By Darren Robson, Senior Training Consultant at Develop Training
Recent reports show increasing numbers of young people are leaving education without the skills that are needed to succeed in modern Britain, and keep the country’s major infrastructure up and running. Meanwhile, an ageing workforce means workers with the crucial knowledge to keep the country functioning are retiring.
This dual drain on the nation’s talent pool is creating a skills drought within the engineering, technology and utilities sectors, and it is estimated the power, gas, water and waste management industries will need 200,000 new recruits within the next eight years.
The crisis is currently of great concern in the gas industry and I believe one of the ways to attract young people into the industry is to provide young trainers. I am one of a number of younger trainers at my company whose age is helping us connect with apprentices and other young people from the utilities industry.
After completing a gas and installation maintenance training course and working as a Gas Engineer for three years, I was offered the opportunity to become a trainer and it’s been a great opportunity for me to help others.
I have been sharing my skills with apprentices for just shy of two years and believe young trainers could hold the key to re-igniting the UK utilities sector.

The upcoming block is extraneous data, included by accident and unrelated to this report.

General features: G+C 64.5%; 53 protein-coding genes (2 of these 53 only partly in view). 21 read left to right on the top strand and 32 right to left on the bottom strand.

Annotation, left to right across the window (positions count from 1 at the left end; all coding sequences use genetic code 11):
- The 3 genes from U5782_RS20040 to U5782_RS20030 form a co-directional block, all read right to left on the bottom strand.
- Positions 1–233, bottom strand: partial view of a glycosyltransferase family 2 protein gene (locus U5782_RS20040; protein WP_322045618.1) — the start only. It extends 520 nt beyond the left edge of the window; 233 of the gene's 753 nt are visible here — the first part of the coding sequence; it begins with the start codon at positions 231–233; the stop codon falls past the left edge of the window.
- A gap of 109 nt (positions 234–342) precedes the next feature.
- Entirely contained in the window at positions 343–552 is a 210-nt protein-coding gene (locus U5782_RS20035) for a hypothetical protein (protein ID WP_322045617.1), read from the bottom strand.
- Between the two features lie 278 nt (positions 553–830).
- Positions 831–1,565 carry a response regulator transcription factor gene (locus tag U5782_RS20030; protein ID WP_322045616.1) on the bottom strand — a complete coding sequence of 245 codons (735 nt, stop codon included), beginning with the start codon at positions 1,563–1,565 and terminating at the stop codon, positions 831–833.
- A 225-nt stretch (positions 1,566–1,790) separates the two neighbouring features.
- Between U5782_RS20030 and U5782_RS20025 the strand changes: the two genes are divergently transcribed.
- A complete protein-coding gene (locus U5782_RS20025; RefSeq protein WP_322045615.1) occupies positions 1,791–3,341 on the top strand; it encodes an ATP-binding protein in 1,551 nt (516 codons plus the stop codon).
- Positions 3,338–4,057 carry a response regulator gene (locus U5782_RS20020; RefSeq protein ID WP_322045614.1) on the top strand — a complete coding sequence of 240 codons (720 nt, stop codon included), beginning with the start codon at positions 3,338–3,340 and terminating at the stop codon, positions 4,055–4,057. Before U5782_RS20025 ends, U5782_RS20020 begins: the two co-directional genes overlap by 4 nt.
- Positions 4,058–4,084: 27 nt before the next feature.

A lot of the apprentices I teach aren’t familiar with seeing such a young trainer, so it breaks the habit and gets more of them involved as they feel I am on their level.
As my apprenticeship is not in the distant past, I can relate to apprentices, this enables me to keep the course engaging, thus aiding the learning process by creating a safe environment whereby everyone feels they can participate.
Although the industry needs more young trainers, that shouldn’t be at the expense of experience or diversity. I think all training and development companies should employ a wide variety of trainers as this will encourage a wider variety of apprentices, which will in turn make for a much stronger and more diverse workforce. I’m very fortunate that the company has invested in me, in the sense of up-skilling me with a range of qualifications such as Internal Verification and Assessing. The team I’m in is ideal as it includes people with a range of ages and experiences who all bring something to the table.
I believe the UK needs more pioneering initiatives such as this to show young adults that a career in the utilities sector is an attractive option.